Bulgaria's oldest city Plovdiv has been officially inaugurated as the European Capital of Culture for 2019.
Plovdiv claims to be the oldest continually inhabited European city, with more than 6,000 years of history.
Plovdiv's architectural landmarks dating back to Thracian, Greek, Roman, Byzantine and Ottoman times help prove the ancient age of this Balkan city.
Some 50,000 people gathered at the central square Saturday to watch the opening show.
Squeezed between the Balkan and the Rodopi Mountains, Bulgaria's second-largest city - behind the capital of Sofia - has survived for thousands of years on the crossroads between Western Europe and the Middle East.
The city on both sides of the Maritsa River is also known for its ethnic diversity.
Many of its 340,000 inhabitants belong to the country's Turkish, Roma, Armenian, Greek and Jewish minorities, all of which have quite a strong influence on the city's vibrant cultural life.
Some 350 cultural events are scheduled in Plovdiv this year, including an exhibition featuring fragments of the Berlin Wall to mark 30 years since its fall.
Fun facts about Plovdiv
- The city has historically developed on seven syenite hills, some of which are 250 metres high. Because of these, Plovdiv is often referred to in Bulgaria as "The City of the Seven Hills.
- Called Pulpudeva in Thracian times, it was renamed Philippopolis in 341 BC after its conquest by Philip II of Macedonia.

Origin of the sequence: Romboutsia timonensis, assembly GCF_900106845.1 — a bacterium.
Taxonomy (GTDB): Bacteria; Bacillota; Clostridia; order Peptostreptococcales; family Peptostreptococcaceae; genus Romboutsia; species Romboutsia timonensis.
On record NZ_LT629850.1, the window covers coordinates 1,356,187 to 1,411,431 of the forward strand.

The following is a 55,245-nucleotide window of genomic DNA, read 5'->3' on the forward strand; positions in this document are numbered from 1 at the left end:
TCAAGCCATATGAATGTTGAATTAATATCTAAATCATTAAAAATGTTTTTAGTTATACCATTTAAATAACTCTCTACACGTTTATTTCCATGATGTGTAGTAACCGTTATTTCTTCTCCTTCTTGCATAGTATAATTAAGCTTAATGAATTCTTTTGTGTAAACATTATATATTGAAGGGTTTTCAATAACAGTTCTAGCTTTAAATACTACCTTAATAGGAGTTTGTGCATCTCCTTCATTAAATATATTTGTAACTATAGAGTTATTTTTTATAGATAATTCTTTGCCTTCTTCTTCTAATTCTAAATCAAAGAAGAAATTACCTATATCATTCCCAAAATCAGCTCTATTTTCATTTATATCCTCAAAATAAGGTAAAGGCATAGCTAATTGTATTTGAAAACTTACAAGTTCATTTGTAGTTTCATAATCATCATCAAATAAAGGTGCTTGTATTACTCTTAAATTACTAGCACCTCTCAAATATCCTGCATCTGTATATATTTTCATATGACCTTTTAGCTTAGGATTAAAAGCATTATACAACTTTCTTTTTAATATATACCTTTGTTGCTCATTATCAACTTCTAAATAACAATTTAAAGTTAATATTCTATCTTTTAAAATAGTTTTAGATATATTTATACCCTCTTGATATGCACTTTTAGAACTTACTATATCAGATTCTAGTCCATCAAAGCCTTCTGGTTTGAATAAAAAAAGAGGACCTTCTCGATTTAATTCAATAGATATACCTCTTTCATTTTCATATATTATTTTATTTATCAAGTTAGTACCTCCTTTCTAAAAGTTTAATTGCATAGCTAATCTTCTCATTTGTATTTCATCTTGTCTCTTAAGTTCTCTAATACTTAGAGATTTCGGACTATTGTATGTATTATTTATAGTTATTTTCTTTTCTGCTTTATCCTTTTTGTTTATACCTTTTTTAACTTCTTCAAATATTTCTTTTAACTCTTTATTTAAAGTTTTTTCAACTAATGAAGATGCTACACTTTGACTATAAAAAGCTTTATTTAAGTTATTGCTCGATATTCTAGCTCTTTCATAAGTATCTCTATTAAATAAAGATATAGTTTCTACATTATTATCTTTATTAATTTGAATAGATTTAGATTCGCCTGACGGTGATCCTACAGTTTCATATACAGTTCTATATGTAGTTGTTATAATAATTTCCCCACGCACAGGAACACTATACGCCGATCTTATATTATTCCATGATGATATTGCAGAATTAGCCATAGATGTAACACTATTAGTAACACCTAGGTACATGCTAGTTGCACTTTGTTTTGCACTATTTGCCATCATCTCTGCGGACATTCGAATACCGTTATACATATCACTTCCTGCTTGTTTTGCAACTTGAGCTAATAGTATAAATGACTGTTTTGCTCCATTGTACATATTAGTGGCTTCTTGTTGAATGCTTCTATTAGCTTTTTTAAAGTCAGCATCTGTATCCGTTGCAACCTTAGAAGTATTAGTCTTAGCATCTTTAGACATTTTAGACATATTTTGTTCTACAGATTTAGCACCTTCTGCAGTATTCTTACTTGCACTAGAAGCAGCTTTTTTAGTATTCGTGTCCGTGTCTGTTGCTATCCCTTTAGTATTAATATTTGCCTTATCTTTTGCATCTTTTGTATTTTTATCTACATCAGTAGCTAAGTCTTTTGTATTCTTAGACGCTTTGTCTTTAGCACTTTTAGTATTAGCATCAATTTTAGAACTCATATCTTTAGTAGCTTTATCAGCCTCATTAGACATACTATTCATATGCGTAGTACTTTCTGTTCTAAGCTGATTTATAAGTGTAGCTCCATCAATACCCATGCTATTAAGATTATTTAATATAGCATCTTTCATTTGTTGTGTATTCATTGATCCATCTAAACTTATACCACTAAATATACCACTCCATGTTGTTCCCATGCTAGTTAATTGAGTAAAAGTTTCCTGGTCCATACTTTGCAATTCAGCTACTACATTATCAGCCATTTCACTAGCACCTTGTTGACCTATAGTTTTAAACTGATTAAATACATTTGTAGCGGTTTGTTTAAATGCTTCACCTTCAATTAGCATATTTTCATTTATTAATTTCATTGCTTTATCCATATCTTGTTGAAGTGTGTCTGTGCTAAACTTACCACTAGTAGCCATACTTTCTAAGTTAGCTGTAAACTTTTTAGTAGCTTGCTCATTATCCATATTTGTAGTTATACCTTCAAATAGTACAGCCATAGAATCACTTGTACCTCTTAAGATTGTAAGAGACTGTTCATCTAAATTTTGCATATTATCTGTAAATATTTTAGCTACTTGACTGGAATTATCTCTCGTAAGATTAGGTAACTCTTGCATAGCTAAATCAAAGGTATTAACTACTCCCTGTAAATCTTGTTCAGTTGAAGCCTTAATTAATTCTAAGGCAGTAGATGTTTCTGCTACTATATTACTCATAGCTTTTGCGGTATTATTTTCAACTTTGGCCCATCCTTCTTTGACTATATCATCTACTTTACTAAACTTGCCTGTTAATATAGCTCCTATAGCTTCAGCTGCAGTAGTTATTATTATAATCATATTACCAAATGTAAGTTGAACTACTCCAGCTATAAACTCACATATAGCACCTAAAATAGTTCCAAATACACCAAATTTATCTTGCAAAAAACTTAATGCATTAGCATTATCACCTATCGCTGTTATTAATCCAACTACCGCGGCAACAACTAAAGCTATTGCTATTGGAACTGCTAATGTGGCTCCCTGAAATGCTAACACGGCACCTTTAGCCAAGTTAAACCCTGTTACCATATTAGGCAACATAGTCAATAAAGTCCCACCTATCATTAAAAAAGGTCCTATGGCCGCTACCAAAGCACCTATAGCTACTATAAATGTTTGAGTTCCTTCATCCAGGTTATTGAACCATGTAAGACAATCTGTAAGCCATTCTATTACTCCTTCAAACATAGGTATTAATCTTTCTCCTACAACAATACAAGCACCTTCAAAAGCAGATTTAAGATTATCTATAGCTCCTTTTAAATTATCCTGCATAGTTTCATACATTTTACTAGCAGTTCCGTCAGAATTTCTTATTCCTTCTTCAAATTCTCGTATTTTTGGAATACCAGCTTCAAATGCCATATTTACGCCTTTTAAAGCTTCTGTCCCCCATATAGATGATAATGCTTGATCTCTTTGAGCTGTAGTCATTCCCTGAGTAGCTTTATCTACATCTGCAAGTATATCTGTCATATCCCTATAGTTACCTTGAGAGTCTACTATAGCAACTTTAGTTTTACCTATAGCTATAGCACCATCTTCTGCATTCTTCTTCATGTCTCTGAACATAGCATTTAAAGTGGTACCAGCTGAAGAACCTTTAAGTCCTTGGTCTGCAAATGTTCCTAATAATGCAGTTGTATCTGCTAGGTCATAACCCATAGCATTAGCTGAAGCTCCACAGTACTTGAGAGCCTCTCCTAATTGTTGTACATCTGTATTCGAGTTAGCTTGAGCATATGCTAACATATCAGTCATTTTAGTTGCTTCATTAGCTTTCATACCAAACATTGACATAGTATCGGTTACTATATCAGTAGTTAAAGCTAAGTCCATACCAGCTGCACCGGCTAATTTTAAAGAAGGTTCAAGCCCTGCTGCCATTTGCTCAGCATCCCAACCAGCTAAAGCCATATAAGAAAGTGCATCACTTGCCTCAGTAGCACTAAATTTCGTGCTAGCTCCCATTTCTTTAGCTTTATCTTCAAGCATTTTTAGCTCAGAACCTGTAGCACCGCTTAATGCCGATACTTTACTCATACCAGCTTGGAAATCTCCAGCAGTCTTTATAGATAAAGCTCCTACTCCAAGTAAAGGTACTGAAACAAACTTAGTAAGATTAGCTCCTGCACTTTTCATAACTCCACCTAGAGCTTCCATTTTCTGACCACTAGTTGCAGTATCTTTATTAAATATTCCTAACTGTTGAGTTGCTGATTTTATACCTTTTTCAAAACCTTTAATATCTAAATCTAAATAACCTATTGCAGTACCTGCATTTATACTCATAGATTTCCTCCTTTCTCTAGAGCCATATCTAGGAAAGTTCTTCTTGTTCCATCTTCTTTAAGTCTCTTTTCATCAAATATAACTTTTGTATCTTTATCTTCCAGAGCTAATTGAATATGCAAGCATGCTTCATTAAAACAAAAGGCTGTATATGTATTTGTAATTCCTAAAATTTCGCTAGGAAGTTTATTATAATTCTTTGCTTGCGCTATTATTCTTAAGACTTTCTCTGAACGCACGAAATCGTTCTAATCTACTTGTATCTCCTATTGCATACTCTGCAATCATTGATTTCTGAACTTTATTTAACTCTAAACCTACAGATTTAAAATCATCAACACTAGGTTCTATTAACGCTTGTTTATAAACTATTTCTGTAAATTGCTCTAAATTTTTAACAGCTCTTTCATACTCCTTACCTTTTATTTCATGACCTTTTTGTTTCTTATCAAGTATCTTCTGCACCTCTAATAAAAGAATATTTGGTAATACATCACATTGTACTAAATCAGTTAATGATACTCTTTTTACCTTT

- From AD 46 it was called Trimontium and was the capital of the Roman province of Thrace.
- In the old Trimontium quarter of the city, parts of the Roman walls remain. The medieval ruins of Tsar Ivan Asen II’s fortress and Bachkovo monastery are nearby.
- Plovdiv repeatedly changed hands during the Middle Ages until 1364, when it was taken by the Turks, who called it Philibé.
- With the establishment of Bulgaria in 681, the city became an important border fortress of the Byzantine Empire.
- After the Russo-Turkish War (1877–78), it became capital of Turkish Eastern Rumelia, which united with Bulgaria in 1885. It officially assumed its present name after World War I.
- Plovdiv became the birthplace of Bulgaria's movement for democratic reform, which by 1989 had garnered enough support to enter government.
- The city acts a junction on the Belgrade–Sofia–Istanbul rail line. Plovdiv is the chief market of a fertile region that produces tobacco, rice, vegetables, and fruit.